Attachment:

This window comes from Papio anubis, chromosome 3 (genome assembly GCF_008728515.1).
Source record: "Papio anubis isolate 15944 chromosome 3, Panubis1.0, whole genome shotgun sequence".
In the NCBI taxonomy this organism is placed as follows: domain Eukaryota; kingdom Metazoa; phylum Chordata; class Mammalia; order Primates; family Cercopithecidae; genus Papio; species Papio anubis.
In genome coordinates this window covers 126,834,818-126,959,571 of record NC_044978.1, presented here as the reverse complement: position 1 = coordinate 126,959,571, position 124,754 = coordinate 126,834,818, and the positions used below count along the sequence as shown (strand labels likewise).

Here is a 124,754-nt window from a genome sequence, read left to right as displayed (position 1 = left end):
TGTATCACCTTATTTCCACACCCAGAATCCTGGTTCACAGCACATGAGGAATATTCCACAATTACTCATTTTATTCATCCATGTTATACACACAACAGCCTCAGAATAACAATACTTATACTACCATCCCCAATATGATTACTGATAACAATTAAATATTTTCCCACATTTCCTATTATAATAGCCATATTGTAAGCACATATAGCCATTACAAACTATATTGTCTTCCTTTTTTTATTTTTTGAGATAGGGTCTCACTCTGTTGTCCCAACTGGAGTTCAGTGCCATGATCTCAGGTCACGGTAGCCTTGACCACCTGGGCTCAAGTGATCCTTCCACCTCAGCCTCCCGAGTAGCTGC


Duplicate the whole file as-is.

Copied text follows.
This window comes from Papio anubis, chromosome 3 (genome assembly GCF_008728515.1).
Source record: "Papio anubis isolate 15944 chromosome 3, Panubis1.0, whole genome shotgun sequence".
In the NCBI taxonomy this organism is placed as follows: domain Eukaryota; kingdom Metazoa; phylum Chordata; class Mammalia; order Primates; family Cercopithecidae; genus Papio; species Papio anubis.
In genome coordinates this window covers 126,834,818-126,959,571 of record NC_044978.1, presented here as the reverse complement: position 1 = coordinate 126,959,571, position 124,754 = coordinate 126,834,818, and the positions used below count along the sequence as shown (strand labels likewise).

Here is a 124,754-nt window from a genome sequence, read left to right as displayed (position 1 = left end):
TGTATCACCTTATTTCCACACCCAGAATCCTGGTTCACAGCACATGAGGAATATTCCACAATTACTCATTTTATTCATCCATGTTATACACACAACAGCCTCAGAATAACAATACTTATACTACCATCCCCAATATGATTACTGATAACAATTAAATATTTTCCCACATTTCCTATTATAATAGCCATATTGTAAGCACATATAGCCATTACAAACTATATTGTCTTCCTTTTTTTATTTTTTGAGATAGGGTCTCACTCTGTTGTCCCAACTGGAGTTCAGTGCCATGATCTCAGGTCACGGTAGCCTTGACCACCTGGGCTCAAGTGATCCTTCCACCTCAGCCTCCCGAGTAGCTGC